The miles ticked by and as soon as I made it to mile 17, I knew I was going to make it. I still was on target for my loose time goal, and I was starting to feel a little better. I made it to the bridge – no problem. That was a relief. I thought there would be a big celebration for making it but there was nothing. I said to a fellow runner, “Where are the people congratulating us on beating the bridge?” I had to celebrate by myself. As soon as I reached mile 20, I didn’t care how long it took me to finish because I knew I would. Once I made it to mile 23, I couldn’t believe I only had a little more that a 5k left. Holy moly I was going to finish a marathon. My husband who had finished well before me, 3:49:52 to be exact, came back and met me at mile 24. What a sight! Seeing him was just what I needed to get me through the last 2 miles. I kept apologizing to him for walking but my legs were so tired. He replied, “Stop apologizing you are going to finish a marathon. I am so proud of you.” He peeled off at mile 26 and I powered up the last .2 miles of the course which happens to be up a steep hill ending at the Iwo Jima Memorial. The feeling I had when I crossed that finish line was like no other I have ever had. A true sense of accomplishment and amazement. I missed my loose time goal by about 6 minutes (official net time was 5:36:20) but I persevered and finished and that is all that matters.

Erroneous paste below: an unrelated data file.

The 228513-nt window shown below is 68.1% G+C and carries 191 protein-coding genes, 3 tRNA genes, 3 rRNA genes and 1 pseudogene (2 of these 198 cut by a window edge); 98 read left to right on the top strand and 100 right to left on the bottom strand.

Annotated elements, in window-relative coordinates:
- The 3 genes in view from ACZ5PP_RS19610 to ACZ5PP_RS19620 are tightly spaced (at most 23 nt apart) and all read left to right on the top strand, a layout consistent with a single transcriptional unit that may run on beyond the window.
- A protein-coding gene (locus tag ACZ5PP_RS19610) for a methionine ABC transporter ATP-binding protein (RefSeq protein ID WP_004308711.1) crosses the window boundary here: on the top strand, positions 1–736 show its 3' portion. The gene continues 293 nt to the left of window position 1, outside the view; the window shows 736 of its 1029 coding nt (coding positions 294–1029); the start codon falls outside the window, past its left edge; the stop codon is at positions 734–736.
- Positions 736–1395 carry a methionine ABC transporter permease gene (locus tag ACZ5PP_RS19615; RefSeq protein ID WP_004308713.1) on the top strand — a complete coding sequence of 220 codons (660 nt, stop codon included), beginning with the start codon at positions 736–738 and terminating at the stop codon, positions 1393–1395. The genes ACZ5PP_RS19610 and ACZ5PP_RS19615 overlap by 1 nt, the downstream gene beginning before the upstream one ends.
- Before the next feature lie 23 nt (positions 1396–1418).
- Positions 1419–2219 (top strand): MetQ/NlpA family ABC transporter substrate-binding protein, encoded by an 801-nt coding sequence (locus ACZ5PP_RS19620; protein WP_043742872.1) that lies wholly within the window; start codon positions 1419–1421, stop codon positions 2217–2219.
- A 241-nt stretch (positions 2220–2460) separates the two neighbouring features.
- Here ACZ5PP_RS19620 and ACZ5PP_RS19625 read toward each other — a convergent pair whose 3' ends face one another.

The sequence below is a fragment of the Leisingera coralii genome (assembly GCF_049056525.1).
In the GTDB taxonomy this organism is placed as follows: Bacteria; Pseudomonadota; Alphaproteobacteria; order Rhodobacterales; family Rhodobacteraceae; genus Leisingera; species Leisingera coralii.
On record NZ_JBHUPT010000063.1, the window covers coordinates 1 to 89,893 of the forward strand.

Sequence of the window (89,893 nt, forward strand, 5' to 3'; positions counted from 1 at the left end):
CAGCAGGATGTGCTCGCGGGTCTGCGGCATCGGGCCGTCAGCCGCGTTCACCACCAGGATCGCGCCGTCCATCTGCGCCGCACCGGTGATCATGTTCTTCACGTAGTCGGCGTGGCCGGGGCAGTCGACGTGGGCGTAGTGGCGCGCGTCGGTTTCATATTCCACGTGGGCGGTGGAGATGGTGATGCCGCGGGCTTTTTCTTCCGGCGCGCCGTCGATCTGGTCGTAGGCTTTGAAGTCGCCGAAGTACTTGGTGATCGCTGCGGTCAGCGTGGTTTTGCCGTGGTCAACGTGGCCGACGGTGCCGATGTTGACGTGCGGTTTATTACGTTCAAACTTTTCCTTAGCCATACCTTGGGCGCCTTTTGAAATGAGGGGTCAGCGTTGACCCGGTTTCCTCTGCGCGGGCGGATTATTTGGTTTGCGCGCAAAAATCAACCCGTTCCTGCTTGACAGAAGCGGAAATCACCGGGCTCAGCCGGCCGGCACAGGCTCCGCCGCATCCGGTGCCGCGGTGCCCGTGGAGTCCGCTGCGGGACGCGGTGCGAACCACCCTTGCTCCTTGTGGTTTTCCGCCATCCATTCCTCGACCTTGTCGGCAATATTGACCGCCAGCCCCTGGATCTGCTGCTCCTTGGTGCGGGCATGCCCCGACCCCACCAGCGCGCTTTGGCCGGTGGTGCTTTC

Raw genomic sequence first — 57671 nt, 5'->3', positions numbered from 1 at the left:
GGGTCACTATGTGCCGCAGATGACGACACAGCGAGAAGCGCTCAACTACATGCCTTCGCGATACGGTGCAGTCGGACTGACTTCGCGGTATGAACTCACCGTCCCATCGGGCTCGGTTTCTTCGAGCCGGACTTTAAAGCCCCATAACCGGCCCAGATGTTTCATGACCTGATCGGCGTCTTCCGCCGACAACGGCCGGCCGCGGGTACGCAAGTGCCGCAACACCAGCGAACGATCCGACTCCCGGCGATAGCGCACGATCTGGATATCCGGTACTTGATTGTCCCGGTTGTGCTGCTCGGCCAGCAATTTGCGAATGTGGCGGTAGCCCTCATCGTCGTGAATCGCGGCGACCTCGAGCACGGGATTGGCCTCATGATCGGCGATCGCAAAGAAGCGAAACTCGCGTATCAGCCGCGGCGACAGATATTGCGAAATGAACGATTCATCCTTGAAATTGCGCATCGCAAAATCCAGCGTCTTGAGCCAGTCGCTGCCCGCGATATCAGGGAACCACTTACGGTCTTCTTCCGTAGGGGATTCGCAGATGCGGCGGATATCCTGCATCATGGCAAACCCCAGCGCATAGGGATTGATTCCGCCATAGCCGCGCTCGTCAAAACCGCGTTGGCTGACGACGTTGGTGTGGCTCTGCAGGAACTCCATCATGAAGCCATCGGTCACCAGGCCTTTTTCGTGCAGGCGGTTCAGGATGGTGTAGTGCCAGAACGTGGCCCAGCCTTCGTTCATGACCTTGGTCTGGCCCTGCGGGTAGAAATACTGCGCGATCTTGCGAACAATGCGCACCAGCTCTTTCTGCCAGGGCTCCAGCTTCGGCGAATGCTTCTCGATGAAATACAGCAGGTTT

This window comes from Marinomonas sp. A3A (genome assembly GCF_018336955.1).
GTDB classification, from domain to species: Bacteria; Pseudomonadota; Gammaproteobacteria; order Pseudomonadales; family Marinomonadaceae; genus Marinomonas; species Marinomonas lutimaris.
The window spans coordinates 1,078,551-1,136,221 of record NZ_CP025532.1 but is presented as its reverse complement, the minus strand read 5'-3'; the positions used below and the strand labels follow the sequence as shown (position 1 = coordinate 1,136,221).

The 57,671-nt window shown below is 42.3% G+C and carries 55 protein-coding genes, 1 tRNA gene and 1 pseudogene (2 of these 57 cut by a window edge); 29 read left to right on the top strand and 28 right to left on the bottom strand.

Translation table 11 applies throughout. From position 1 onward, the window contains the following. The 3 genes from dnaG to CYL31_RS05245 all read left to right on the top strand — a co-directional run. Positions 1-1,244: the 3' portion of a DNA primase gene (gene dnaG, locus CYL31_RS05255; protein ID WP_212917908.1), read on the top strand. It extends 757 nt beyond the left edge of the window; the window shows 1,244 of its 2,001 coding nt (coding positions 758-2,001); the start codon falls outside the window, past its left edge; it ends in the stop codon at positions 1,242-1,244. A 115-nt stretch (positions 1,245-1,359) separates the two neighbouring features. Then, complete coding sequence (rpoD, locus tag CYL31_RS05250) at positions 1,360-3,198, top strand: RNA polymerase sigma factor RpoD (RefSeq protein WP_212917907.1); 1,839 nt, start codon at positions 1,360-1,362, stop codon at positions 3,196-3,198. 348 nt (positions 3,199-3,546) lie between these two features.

Someone asked me right after I finished if I would do it again. My response was, “Not anytime soon.” True confessions – I have already searched for a spring marathon. While I am searching for my next easy destination marathon, my short-term running goal is to break 30 minutes for a 5k (my closest time is 31:11 from the Mitten Run last year). I am going to try for my sub 30 minutes at the Blue Back Mitten Run which will take place on December 7 at 10:30am. Look for my next post which will include tips on how I plan to run a faster 5k.
I also want to thank my Runitlikeamom family for all of their support. You are an inspiring group of women that I am so proud to be a part of.